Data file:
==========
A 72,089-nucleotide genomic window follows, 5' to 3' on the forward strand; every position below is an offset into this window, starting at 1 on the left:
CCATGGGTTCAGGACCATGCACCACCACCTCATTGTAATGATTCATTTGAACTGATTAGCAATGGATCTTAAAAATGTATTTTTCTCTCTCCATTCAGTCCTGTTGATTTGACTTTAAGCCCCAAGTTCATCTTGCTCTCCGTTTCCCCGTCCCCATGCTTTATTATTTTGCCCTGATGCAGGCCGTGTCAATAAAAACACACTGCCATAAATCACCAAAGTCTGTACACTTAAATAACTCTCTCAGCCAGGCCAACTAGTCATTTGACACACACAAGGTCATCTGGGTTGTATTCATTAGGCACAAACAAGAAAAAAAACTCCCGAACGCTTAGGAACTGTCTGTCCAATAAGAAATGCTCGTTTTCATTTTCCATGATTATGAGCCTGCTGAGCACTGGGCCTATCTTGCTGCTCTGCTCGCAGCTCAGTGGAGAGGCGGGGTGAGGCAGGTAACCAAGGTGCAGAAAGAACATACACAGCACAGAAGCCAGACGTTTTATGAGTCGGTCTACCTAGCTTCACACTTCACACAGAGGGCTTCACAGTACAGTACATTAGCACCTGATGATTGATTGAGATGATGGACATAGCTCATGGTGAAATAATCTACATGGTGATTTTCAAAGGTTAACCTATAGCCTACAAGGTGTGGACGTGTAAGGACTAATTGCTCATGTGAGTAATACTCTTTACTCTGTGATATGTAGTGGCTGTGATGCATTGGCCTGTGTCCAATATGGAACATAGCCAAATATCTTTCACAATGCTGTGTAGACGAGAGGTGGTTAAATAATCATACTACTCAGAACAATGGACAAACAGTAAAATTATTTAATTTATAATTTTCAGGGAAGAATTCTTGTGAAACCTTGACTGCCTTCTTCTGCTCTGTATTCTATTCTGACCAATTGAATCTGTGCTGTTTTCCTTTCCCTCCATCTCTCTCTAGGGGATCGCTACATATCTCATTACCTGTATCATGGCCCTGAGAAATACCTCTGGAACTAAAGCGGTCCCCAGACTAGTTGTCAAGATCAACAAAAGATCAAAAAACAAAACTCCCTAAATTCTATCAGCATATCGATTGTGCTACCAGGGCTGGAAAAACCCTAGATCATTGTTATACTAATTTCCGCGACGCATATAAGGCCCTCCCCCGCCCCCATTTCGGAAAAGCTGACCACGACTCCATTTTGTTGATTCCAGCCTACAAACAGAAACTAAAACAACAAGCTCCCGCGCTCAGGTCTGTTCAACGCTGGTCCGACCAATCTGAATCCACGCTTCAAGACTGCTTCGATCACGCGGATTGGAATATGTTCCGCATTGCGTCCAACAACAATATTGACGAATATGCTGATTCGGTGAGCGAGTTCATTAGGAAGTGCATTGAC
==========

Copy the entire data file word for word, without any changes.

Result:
A 72,089-nucleotide genomic window follows, 5' to 3' on the forward strand; every position below is an offset into this window, starting at 1 on the left:
CCATGGGTTCAGGACCATGCACCACCACCTCATTGTAATGATTCATTTGAACTGATTAGCAATGGATCTTAAAAATGTATTTTTCTCTCTCCATTCAGTCCTGTTGATTTGACTTTAAGCCCCAAGTTCATCTTGCTCTCCGTTTCCCCGTCCCCATGCTTTATTATTTTGCCCTGATGCAGGCCGTGTCAATAAAAACACACTGCCATAAATCACCAAAGTCTGTACACTTAAATAACTCTCTCAGCCAGGCCAACTAGTCATTTGACACACACAAGGTCATCTGGGTTGTATTCATTAGGCACAAACAAGAAAAAAAACTCCCGAACGCTTAGGAACTGTCTGTCCAATAAGAAATGCTCGTTTTCATTTTCCATGATTATGAGCCTGCTGAGCACTGGGCCTATCTTGCTGCTCTGCTCGCAGCTCAGTGGAGAGGCGGGGTGAGGCAGGTAACCAAGGTGCAGAAAGAACATACACAGCACAGAAGCCAGACGTTTTATGAGTCGGTCTACCTAGCTTCACACTTCACACAGAGGGCTTCACAGTACAGTACATTAGCACCTGATGATTGATTGAGATGATGGACATAGCTCATGGTGAAATAATCTACATGGTGATTTTCAAAGGTTAACCTATAGCCTACAAGGTGTGGACGTGTAAGGACTAATTGCTCATGTGAGTAATACTCTTTACTCTGTGATATGTAGTGGCTGTGATGCATTGGCCTGTGTCCAATATGGAACATAGCCAAATATCTTTCACAATGCTGTGTAGACGAGAGGTGGTTAAATAATCATACTACTCAGAACAATGGACAAACAGTAAAATTATTTAATTTATAATTTTCAGGGAAGAATTCTTGTGAAACCTTGACTGCCTTCTTCTGCTCTGTATTCTATTCTGACCAATTGAATCTGTGCTGTTTTCCTTTCCCTCCATCTCTCTCTAGGGGATCGCTACATATCTCATTACCTGTATCATGGCCCTGAGAAATACCTCTGGAACTAAAGCGGTCCCCAGACTAGTTGTCAAGATCAACAAAAGATCAAAAAACAAAACTCCCTAAATTCTATCAGCATATCGATTGTGCTACCAGGGCTGGAAAAACCCTAGATCATTGTTATACTAATTTCCGCGACGCATATAAGGCCCTCCCCCGCCCCCATTTCGGAAAAGCTGACCACGACTCCATTTTGTTGATTCCAGCCTACAAACAGAAACTAAAACAACAAGCTCCCGCGCTCAGGTCTGTTCAACGCTGGTCCGACCAATCTGAATCCACGCTTCAAGACTGCTTCGATCACGCGGATTGGAATATGTTCCGCATTGCGTCCAACAACAATATTGACGAATATGCTGATTCGGTGAGCGAGTTCATTAGGAAGTGCATTGAC